Qasr al-Kharaneh

The only one of the Umayyad desert castles which looks as if it were built with defence in mind is Qasr al-Kharaneh, though this may be more apparent than real.It is constructed of large,undressed stones,with smaller stones laid in rows between them.The exterior was originally completely plastered,emphasising its solid appearance.Its uncompromising squareness is broken by a round tower at each corner and a semi-circular one in the middle of each wall,except on the south side where the sole entrance occupies the centre.The arrow-slits may have been for ventilation rather than defence. Set on the path of several ancient trade routes,it was probably used as a caravansery.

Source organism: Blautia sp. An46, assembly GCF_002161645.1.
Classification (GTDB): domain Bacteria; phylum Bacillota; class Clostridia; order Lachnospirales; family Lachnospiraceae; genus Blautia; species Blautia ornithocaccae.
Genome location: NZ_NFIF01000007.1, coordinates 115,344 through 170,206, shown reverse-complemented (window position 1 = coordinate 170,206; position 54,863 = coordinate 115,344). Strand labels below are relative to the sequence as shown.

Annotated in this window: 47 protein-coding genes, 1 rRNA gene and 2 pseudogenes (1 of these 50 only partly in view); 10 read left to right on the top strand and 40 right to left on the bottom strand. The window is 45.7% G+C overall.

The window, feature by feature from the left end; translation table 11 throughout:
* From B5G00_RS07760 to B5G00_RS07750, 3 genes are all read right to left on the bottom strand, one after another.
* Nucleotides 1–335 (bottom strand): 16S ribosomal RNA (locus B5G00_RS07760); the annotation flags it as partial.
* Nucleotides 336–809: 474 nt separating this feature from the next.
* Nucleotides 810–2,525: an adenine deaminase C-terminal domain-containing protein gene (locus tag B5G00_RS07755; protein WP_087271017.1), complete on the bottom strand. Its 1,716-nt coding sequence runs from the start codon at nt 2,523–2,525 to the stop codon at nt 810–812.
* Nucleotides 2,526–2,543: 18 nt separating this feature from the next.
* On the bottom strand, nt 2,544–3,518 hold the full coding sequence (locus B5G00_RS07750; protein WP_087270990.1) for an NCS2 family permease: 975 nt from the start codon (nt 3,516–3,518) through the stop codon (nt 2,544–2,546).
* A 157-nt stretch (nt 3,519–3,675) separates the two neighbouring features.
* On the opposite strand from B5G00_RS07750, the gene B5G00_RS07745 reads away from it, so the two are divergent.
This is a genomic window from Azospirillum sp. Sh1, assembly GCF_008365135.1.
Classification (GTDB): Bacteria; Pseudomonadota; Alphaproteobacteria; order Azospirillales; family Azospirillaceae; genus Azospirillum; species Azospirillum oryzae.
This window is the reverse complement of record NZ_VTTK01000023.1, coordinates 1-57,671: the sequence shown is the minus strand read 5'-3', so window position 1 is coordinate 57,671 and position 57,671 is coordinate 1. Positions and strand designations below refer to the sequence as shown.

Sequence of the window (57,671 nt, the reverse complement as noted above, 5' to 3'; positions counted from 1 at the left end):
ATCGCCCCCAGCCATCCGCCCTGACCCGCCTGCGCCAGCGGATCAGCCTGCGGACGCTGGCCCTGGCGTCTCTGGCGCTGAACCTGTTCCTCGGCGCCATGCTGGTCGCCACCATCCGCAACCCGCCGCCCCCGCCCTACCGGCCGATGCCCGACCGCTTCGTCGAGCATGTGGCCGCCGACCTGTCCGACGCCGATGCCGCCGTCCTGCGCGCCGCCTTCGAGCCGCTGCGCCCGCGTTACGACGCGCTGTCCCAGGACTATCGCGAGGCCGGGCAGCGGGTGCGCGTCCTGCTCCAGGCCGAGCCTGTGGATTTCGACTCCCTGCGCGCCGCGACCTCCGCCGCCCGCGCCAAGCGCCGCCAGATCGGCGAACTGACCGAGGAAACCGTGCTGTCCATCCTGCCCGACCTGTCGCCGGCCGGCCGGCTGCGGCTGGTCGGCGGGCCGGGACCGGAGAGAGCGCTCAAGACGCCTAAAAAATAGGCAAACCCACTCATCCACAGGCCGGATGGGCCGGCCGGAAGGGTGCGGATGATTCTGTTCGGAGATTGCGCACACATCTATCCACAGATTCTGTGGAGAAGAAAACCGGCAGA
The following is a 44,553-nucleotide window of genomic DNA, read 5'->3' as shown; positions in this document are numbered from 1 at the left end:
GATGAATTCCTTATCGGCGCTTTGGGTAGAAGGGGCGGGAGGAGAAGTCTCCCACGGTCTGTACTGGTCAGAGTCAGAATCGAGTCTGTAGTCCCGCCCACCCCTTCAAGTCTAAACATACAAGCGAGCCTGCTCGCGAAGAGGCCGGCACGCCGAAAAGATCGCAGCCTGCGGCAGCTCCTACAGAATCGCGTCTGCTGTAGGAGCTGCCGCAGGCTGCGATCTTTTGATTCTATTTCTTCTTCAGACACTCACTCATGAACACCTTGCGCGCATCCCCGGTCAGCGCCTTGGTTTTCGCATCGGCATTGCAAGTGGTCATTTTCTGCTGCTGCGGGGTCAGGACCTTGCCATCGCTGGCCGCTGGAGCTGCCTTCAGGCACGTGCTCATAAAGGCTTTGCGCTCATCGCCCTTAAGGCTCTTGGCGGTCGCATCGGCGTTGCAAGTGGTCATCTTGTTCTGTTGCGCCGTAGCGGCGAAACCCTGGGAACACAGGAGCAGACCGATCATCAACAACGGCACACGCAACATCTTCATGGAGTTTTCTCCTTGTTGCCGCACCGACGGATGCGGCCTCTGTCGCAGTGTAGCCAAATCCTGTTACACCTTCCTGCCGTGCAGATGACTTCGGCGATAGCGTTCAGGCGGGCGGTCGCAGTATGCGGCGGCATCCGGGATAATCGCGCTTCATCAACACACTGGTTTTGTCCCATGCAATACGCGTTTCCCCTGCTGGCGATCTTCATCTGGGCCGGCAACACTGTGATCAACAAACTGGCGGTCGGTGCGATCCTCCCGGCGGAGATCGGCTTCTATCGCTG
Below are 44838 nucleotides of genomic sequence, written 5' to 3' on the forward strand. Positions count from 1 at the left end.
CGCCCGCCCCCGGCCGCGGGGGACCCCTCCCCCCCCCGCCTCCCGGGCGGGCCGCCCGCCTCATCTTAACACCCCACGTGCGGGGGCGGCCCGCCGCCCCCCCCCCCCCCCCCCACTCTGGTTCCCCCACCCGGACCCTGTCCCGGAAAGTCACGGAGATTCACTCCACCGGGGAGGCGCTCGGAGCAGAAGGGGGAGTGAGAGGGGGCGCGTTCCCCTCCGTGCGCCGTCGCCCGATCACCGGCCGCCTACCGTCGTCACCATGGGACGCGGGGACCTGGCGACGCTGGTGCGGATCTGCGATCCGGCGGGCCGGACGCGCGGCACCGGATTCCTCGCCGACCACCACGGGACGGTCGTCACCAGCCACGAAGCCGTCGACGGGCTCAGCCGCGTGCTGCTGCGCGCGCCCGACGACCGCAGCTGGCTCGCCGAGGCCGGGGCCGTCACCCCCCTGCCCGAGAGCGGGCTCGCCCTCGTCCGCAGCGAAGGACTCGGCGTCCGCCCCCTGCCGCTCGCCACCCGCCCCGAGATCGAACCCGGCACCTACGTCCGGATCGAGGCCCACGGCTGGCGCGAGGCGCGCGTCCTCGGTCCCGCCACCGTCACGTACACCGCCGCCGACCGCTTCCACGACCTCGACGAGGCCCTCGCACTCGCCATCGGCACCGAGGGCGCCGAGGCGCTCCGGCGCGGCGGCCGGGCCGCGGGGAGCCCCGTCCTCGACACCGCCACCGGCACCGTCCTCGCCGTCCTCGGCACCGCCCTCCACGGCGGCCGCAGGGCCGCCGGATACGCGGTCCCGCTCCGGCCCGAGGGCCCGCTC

Inside,it is divided into two storeys with a small open courtyard in the centre.Stables for the animals are to the left and right just inside the gate,while accommodation for people is around the three other sides of the courtyard and on the upper floor.In one of the upper rooms a painted Kufic inscription over the door bears the date 711,in the tme of Caliph Walid I;but there is doubt whether this referes to the original construction or a later rebuilding.One of the features of Qasr al-Kharaneh is the considerable use of arches and vaults in every room,some of them with semi-domes,and the arches in many cases spring from groups of three engaged columns.All the rooms were plastered and often carved with decorative patterns.
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